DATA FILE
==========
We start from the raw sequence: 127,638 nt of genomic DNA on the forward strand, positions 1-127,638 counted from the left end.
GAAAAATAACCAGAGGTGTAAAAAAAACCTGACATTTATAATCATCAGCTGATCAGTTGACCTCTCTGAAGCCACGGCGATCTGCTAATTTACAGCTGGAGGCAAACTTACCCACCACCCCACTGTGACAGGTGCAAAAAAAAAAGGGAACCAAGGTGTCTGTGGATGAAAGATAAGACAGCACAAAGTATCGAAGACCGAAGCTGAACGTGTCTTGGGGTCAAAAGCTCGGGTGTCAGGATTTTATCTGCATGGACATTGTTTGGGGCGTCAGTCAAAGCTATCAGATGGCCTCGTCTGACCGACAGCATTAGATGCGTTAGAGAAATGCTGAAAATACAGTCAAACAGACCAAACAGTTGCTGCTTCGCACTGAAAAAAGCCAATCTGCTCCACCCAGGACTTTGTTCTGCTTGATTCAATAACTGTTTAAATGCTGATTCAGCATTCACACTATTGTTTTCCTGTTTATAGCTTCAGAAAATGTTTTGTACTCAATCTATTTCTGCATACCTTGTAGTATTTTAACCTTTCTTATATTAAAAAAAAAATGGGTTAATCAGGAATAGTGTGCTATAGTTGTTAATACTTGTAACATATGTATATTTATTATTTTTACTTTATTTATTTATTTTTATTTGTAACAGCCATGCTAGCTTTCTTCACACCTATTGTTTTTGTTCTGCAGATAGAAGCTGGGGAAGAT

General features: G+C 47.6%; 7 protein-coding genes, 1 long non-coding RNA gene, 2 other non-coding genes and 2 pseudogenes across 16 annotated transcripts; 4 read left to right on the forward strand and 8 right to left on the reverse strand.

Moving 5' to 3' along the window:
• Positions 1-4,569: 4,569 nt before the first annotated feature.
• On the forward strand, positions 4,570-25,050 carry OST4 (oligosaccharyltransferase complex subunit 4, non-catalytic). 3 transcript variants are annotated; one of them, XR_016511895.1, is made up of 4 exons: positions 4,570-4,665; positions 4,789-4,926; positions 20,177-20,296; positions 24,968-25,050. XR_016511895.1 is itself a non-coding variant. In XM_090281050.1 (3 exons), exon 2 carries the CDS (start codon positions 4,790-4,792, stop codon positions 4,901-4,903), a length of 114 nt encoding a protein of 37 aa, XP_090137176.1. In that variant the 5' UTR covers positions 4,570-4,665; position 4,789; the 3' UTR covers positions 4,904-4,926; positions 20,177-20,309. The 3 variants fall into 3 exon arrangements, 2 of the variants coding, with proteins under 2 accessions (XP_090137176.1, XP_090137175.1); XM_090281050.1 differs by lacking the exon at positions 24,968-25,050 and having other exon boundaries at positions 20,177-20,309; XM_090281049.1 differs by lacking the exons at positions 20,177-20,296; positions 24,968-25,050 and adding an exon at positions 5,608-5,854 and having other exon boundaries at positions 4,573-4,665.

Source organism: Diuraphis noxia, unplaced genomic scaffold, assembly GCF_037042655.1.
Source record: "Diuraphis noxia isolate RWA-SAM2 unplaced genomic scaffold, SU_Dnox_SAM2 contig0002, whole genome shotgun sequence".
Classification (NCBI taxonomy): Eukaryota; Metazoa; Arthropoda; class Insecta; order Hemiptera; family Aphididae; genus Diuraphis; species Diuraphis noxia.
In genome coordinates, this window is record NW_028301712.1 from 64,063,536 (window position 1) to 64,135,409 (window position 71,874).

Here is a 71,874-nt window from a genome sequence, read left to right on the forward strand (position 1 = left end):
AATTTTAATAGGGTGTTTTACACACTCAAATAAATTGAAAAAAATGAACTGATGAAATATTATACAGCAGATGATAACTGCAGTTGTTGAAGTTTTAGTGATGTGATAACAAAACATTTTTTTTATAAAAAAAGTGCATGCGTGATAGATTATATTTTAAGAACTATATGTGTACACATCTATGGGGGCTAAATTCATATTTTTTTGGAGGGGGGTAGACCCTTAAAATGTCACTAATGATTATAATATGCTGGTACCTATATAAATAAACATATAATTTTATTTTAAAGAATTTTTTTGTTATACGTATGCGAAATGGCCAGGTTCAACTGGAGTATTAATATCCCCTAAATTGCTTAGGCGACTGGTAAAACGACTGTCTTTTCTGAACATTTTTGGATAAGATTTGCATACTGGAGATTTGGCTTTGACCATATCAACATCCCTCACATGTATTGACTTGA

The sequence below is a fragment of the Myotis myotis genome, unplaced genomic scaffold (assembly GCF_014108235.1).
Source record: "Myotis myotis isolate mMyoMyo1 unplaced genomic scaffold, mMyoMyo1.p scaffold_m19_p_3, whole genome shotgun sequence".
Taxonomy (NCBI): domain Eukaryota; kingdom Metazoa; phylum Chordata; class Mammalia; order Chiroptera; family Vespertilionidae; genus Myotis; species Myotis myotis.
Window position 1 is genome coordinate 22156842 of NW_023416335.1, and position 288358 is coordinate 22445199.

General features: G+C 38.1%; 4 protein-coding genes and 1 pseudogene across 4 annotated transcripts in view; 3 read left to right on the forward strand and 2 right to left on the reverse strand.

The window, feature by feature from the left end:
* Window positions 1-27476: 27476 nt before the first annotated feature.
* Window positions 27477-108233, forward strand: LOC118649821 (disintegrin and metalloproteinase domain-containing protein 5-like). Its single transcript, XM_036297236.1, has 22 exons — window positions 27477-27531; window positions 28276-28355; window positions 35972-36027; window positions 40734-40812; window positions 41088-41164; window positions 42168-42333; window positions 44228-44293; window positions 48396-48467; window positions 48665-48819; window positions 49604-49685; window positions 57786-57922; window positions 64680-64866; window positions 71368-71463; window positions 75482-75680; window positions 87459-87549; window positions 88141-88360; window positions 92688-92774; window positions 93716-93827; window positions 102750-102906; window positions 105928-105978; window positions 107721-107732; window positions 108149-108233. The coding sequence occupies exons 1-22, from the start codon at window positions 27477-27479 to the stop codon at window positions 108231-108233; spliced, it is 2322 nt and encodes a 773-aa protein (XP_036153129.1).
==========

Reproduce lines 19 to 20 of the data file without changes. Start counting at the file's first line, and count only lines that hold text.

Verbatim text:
* Window positions 1-27476: 27476 nt before the first annotated feature.
* Window positions 27477-108233, forward strand: LOC118649821 (disintegrin and metalloproteinase domain-containing protein 5-like). Its single transcript, XM_036297236.1, has 22 exons — window positions 27477-27531; window positions 28276-28355; window positions 35972-36027; window positions 40734-40812; window positions 41088-41164; window positions 42168-42333; window positions 44228-44293; window positions 48396-48467; window positions 48665-48819; window positions 49604-49685; window positions 57786-57922; window positions 64680-64866; window positions 71368-71463; window positions 75482-75680; window positions 87459-87549; window positions 88141-88360; window positions 92688-92774; window positions 93716-93827; window positions 102750-102906; window positions 105928-105978; window positions 107721-107732; window positions 108149-108233. The coding sequence occupies exons 1-22, from the start codon at window positions 27477-27479 to the stop codon at window positions 108231-108233; spliced, it is 2322 nt and encodes a 773-aa protein (XP_036153129.1).